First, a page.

Missouri: Missouri allows residents to call a referendum on new legislation by collecting signatures from at least 5 percent of voters (over 100,000) from six of the state’s eight congressional districts. Unions appear to have completed that task by submitting 300,000 signatures to the secretary of state in an effort to overturn a right to work measure that passed during the 2017 legislative session. The secretary of state has suspended the law the while his office confirms the validity of the signatures. If more than 100,000 signatures are deemed valid, a referendum to overturn the state’s right to work law will appear on the 2018 ballot.

Labor Activism

Labor Day: Both the AFL-CIO and the SEIU are focusing their Labor Day PR efforts in midwestern states that went for Donald Trump. The AFL-CIO-backed Good Jobs Nation is organizing statewide rallies in hopes of highlighting the need for worker protections in the president’s ongoing trade negotiations and other policy initiatives, including an Indiana event aimed at highlighting Carrier plant job losses. President Trump previously pledged to keep Carrier jobs in the United States. The SEIU announced that it will spend $100 million organizing in rust belt states beginning this weekend and ramping up into 2018. On Sept. 4, operators should expect SEIU strikes and protests in major metros across the country.

Menu Labeling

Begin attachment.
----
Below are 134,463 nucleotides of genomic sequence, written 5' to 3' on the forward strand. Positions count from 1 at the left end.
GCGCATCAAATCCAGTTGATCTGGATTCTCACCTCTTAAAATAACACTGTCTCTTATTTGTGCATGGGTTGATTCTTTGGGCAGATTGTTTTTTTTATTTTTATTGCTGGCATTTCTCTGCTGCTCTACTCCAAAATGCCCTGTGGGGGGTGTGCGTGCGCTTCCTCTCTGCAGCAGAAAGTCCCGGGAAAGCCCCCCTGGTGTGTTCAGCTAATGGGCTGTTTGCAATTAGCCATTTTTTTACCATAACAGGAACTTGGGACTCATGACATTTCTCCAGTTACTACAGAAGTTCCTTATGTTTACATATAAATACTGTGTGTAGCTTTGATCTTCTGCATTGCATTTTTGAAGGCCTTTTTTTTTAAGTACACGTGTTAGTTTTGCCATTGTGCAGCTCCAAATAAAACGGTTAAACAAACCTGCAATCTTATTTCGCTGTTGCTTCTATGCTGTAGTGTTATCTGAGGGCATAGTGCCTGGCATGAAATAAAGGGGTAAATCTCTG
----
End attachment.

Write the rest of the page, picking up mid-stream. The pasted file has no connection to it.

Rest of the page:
New York City, NY: As a result of a case brought in federal court by the National Association of Convenience Stores and the National Restaurant Association among others, the city announced an agreement to postpone implementation of the city menu labeling law and defer to the enactment dates established in the federal regulations. The federal law goes into effect on May 7, 2018 and applies to restaurant chains with twenty or more outlets.

Health Care

Wellness Programs: The U.S. District Court ruled that the Equal Employment Opportunity Commission’s regulations regarding wellness programs were arbitrary and need to be revisited. The issue at hand is a regulation that allows employers to raise premiums up to 30% for employees that elect not to participate in employer-sponsored wellness programs. While the court found that the EEOC rules did not adequately defend the rationale for the 30% threshold, the current rules still remain in place. The federal judge determined that rescinding the rule at this time would cause ‘disruption and confusion’ in the market and directed the EEOC to revisit the rule. There is no announced timeline for future EEOC action.


Massachusetts: The Department of Revenue heard testimony this week on the recently issued regulation that establishes apps and/or files on a customer’s computer or smartphone constitutes physical presence in the state for sales tax collection purposes. Public comments on the regulation remain open until Aug. 30.

New Jersey: The division of taxation announced a voluntary disclosure program for online retailers that is similar but distinct from the Multistate Tax Commission’s previously announced program. The program runs from Aug. 21 to Nov. 21 and applies to any non-compliant businesses that fall under the ‘affiliate nexus’ law passed in 2014. That law applies to sellers with contractual ties to any state-based entity from which the seller receives some form of compensation for referral sales.